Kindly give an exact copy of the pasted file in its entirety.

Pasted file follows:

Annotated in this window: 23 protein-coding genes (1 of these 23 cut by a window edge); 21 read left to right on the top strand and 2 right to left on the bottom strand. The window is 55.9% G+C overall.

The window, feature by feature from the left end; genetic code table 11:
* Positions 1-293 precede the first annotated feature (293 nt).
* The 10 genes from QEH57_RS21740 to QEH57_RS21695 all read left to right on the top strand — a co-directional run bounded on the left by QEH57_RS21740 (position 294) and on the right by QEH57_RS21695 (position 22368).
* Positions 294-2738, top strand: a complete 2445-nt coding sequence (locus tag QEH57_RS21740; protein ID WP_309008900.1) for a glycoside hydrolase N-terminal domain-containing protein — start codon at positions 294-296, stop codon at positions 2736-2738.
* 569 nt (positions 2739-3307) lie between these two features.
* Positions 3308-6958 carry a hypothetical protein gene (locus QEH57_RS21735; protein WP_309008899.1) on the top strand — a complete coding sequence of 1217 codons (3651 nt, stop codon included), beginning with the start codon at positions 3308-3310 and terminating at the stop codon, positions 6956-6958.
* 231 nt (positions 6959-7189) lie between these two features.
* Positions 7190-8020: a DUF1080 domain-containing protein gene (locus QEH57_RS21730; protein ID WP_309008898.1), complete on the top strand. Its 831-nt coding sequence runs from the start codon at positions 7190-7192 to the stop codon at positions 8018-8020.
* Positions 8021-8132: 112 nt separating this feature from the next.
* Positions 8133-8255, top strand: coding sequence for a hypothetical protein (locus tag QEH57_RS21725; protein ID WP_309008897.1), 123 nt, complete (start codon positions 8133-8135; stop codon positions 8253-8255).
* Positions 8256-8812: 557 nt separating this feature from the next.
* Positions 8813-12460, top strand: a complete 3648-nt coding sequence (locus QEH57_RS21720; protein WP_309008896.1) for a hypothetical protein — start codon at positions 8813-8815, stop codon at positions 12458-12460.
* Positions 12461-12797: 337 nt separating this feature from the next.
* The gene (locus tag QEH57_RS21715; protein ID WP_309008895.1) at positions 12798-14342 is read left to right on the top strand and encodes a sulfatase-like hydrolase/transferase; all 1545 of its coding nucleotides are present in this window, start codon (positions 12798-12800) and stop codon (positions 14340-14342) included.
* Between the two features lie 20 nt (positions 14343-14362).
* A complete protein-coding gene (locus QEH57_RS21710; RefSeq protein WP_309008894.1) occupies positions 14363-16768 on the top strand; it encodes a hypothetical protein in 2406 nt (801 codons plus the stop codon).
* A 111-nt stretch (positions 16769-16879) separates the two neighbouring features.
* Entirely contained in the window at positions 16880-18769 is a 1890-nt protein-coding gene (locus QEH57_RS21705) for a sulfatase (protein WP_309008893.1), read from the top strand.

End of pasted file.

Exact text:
Annotated in this window: 23 protein-coding genes (1 of these 23 cut by a window edge); 21 read left to right on the top strand and 2 right to left on the bottom strand. The window is 55.9% G+C overall.

The window, feature by feature from the left end; genetic code table 11:
* Positions 1-293 precede the first annotated feature (293 nt).
* The 10 genes from QEH57_RS21740 to QEH57_RS21695 all read left to right on the top strand — a co-directional run bounded on the left by QEH57_RS21740 (position 294) and on the right by QEH57_RS21695 (position 22368).
* Positions 294-2738, top strand: a complete 2445-nt coding sequence (locus tag QEH57_RS21740; protein ID WP_309008900.1) for a glycoside hydrolase N-terminal domain-containing protein — start codon at positions 294-296, stop codon at positions 2736-2738.
* 569 nt (positions 2739-3307) lie between these two features.
* Positions 3308-6958 carry a hypothetical protein gene (locus QEH57_RS21735; protein WP_309008899.1) on the top strand — a complete coding sequence of 1217 codons (3651 nt, stop codon included), beginning with the start codon at positions 3308-3310 and terminating at the stop codon, positions 6956-6958.
* 231 nt (positions 6959-7189) lie between these two features.
* Positions 7190-8020: a DUF1080 domain-containing protein gene (locus QEH57_RS21730; protein ID WP_309008898.1), complete on the top strand. Its 831-nt coding sequence runs from the start codon at positions 7190-7192 to the stop codon at positions 8018-8020.
* Positions 8021-8132: 112 nt separating this feature from the next.
* Positions 8133-8255, top strand: coding sequence for a hypothetical protein (locus tag QEH57_RS21725; protein ID WP_309008897.1), 123 nt, complete (start codon positions 8133-8135; stop codon positions 8253-8255).
* Positions 8256-8812: 557 nt separating this feature from the next.
* Positions 8813-12460, top strand: a complete 3648-nt coding sequence (locus QEH57_RS21720; protein WP_309008896.1) for a hypothetical protein — start codon at positions 8813-8815, stop codon at positions 12458-12460.
* Positions 12461-12797: 337 nt separating this feature from the next.
* The gene (locus tag QEH57_RS21715; protein ID WP_309008895.1) at positions 12798-14342 is read left to right on the top strand and encodes a sulfatase-like hydrolase/transferase; all 1545 of its coding nucleotides are present in this window, start codon (positions 12798-12800) and stop codon (positions 14340-14342) included.
* Between the two features lie 20 nt (positions 14343-14362).
* A complete protein-coding gene (locus QEH57_RS21710; RefSeq protein WP_309008894.1) occupies positions 14363-16768 on the top strand; it encodes a hypothetical protein in 2406 nt (801 codons plus the stop codon).
* A 111-nt stretch (positions 16769-16879) separates the two neighbouring features.
* Entirely contained in the window at positions 16880-18769 is a 1890-nt protein-coding gene (locus QEH57_RS21705) for a sulfatase (protein WP_309008893.1), read from the top strand.